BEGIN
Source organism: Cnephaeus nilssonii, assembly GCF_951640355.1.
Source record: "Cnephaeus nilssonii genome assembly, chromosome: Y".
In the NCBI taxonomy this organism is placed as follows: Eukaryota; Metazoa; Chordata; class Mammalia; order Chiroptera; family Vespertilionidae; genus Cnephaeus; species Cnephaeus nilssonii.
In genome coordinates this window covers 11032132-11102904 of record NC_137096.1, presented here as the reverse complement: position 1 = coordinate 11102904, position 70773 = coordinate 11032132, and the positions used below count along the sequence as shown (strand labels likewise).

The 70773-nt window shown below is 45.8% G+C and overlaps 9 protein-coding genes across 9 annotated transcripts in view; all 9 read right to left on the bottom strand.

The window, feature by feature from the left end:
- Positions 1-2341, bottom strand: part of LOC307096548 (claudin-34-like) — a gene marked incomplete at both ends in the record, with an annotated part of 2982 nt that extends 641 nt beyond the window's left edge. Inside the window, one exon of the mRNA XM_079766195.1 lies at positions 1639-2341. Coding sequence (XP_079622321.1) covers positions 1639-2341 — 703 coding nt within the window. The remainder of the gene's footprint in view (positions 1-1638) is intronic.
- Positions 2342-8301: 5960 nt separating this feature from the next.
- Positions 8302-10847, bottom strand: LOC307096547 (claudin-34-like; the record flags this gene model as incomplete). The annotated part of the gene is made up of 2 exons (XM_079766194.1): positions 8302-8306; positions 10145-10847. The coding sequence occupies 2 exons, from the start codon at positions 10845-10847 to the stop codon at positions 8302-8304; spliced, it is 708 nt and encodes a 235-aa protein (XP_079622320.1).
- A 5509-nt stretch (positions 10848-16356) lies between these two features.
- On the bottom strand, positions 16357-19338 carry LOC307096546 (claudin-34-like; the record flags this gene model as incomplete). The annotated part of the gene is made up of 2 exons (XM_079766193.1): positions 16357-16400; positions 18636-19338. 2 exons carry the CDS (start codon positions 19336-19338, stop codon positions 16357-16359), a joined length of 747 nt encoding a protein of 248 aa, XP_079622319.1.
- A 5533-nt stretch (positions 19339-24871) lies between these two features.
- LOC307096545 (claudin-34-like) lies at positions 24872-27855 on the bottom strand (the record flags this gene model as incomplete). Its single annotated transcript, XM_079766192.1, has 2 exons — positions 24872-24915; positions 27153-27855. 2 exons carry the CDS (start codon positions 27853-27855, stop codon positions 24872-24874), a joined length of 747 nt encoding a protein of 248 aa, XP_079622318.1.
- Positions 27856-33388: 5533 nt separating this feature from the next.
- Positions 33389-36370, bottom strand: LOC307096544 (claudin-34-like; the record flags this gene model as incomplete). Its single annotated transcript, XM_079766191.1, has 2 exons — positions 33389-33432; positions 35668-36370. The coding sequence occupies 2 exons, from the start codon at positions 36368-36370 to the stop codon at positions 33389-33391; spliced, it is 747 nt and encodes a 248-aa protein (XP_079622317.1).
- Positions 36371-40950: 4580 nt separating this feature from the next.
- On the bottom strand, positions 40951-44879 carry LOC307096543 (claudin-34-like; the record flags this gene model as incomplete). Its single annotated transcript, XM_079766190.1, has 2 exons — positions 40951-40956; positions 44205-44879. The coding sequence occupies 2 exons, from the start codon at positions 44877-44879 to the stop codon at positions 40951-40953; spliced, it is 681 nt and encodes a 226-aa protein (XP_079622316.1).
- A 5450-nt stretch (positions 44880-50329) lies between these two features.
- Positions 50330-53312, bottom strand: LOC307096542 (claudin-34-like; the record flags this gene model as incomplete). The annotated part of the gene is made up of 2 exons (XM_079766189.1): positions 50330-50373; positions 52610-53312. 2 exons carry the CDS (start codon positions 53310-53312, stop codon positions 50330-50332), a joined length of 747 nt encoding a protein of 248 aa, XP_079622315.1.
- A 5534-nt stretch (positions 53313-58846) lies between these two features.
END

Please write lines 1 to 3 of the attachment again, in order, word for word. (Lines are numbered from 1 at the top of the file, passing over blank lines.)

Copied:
Source organism: Cnephaeus nilssonii, assembly GCF_951640355.1.
Source record: "Cnephaeus nilssonii genome assembly, chromosome: Y".
In the NCBI taxonomy this organism is placed as follows: Eukaryota; Metazoa; Chordata; class Mammalia; order Chiroptera; family Vespertilionidae; genus Cnephaeus; species Cnephaeus nilssonii.